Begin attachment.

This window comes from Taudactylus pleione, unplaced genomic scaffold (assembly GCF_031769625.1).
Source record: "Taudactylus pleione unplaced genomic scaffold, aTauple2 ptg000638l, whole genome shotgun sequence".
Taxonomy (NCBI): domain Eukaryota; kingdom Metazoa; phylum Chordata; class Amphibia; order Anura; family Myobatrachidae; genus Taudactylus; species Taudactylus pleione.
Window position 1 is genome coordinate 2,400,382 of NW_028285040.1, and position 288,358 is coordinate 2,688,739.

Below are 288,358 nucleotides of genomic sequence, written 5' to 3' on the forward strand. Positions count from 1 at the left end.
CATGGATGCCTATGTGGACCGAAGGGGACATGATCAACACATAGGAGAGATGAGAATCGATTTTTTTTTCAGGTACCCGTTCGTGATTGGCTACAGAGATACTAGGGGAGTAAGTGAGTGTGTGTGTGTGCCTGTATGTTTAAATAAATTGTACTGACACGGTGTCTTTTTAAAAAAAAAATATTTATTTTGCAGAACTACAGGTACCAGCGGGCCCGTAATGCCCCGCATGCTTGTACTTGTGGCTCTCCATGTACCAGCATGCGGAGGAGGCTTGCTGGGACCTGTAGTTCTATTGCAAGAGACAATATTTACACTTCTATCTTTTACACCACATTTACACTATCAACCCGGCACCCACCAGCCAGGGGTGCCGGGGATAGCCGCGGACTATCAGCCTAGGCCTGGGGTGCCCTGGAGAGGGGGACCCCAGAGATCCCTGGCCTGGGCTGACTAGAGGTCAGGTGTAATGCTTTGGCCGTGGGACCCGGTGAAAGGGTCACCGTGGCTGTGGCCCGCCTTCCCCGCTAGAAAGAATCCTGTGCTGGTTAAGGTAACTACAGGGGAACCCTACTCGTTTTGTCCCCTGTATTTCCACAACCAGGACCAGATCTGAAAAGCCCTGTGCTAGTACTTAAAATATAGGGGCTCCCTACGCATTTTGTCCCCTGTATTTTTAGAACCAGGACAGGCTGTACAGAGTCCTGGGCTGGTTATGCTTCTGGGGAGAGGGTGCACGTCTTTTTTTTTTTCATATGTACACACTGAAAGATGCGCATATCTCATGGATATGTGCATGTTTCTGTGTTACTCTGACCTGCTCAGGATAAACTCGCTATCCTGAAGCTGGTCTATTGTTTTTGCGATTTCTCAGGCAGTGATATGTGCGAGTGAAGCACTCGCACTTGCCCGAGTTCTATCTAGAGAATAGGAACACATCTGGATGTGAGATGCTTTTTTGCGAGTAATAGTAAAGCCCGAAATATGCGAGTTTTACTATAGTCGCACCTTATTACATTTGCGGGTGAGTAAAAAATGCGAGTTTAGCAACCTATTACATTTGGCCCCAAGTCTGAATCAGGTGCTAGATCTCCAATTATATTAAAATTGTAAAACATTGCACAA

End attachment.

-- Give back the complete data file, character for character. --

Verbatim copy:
This window comes from Taudactylus pleione, unplaced genomic scaffold (assembly GCF_031769625.1).
Source record: "Taudactylus pleione unplaced genomic scaffold, aTauple2 ptg000638l, whole genome shotgun sequence".
Taxonomy (NCBI): domain Eukaryota; kingdom Metazoa; phylum Chordata; class Amphibia; order Anura; family Myobatrachidae; genus Taudactylus; species Taudactylus pleione.
Window position 1 is genome coordinate 2,400,382 of NW_028285040.1, and position 288,358 is coordinate 2,688,739.

Below are 288,358 nucleotides of genomic sequence, written 5' to 3' on the forward strand. Positions count from 1 at the left end.
CATGGATGCCTATGTGGACCGAAGGGGACATGATCAACACATAGGAGAGATGAGAATCGATTTTTTTTTCAGGTACCCGTTCGTGATTGGCTACAGAGATACTAGGGGAGTAAGTGAGTGTGTGTGTGTGCCTGTATGTTTAAATAAATTGTACTGACACGGTGTCTTTTTAAAAAAAAAATATTTATTTTGCAGAACTACAGGTACCAGCGGGCCCGTAATGCCCCGCATGCTTGTACTTGTGGCTCTCCATGTACCAGCATGCGGAGGAGGCTTGCTGGGACCTGTAGTTCTATTGCAAGAGACAATATTTACACTTCTATCTTTTACACCACATTTACACTATCAACCCGGCACCCACCAGCCAGGGGTGCCGGGGATAGCCGCGGACTATCAGCCTAGGCCTGGGGTGCCCTGGAGAGGGGGACCCCAGAGATCCCTGGCCTGGGCTGACTAGAGGTCAGGTGTAATGCTTTGGCCGTGGGACCCGGTGAAAGGGTCACCGTGGCTGTGGCCCGCCTTCCCCGCTAGAAAGAATCCTGTGCTGGTTAAGGTAACTACAGGGGAACCCTACTCGTTTTGTCCCCTGTATTTCCACAACCAGGACCAGATCTGAAAAGCCCTGTGCTAGTACTTAAAATATAGGGGCTCCCTACGCATTTTGTCCCCTGTATTTTTAGAACCAGGACAGGCTGTACAGAGTCCTGGGCTGGTTATGCTTCTGGGGAGAGGGTGCACGTCTTTTTTTTTTTCATATGTACACACTGAAAGATGCGCATATCTCATGGATATGTGCATGTTTCTGTGTTACTCTGACCTGCTCAGGATAAACTCGCTATCCTGAAGCTGGTCTATTGTTTTTGCGATTTCTCAGGCAGTGATATGTGCGAGTGAAGCACTCGCACTTGCCCGAGTTCTATCTAGAGAATAGGAACACATCTGGATGTGAGATGCTTTTTTGCGAGTAATAGTAAAGCCCGAAATATGCGAGTTTTACTATAGTCGCACCTTATTACATTTGCGGGTGAGTAAAAAATGCGAGTTTAGCAACCTATTACATTTGGCCCCAAGTCTGAATCAGGTGCTAGATCTCCAATTATATTAAAATTGTAAAACATTGCACAA